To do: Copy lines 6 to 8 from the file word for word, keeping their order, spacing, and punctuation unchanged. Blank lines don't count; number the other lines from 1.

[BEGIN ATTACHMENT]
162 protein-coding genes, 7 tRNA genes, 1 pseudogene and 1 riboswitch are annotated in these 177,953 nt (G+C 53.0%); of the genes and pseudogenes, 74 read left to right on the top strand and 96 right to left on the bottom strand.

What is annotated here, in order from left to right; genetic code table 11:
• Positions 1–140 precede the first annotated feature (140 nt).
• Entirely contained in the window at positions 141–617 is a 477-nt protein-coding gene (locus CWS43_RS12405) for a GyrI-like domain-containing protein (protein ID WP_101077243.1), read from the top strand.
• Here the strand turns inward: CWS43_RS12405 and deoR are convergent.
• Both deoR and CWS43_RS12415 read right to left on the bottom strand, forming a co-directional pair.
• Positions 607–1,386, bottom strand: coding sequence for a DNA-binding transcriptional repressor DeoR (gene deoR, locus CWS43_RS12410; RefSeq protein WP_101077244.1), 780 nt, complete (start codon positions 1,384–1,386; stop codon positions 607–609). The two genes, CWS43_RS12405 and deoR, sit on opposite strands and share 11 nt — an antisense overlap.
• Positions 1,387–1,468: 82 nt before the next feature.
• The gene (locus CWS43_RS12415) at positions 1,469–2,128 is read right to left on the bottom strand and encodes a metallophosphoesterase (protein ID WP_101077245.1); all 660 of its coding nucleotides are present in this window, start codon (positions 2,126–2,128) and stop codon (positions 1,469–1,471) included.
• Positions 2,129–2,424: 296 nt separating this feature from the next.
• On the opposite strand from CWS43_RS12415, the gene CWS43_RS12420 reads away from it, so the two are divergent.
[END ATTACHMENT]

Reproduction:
• Both deoR and CWS43_RS12415 read right to left on the bottom strand, forming a co-directional pair.
• Positions 607–1,386, bottom strand: coding sequence for a DNA-binding transcriptional repressor DeoR (gene deoR, locus CWS43_RS12410; RefSeq protein WP_101077244.1), 780 nt, complete (start codon positions 1,384–1,386; stop codon positions 607–609). The two genes, CWS43_RS12405 and deoR, sit on opposite strands and share 11 nt — an antisense overlap.
• Positions 1,387–1,468: 82 nt before the next feature.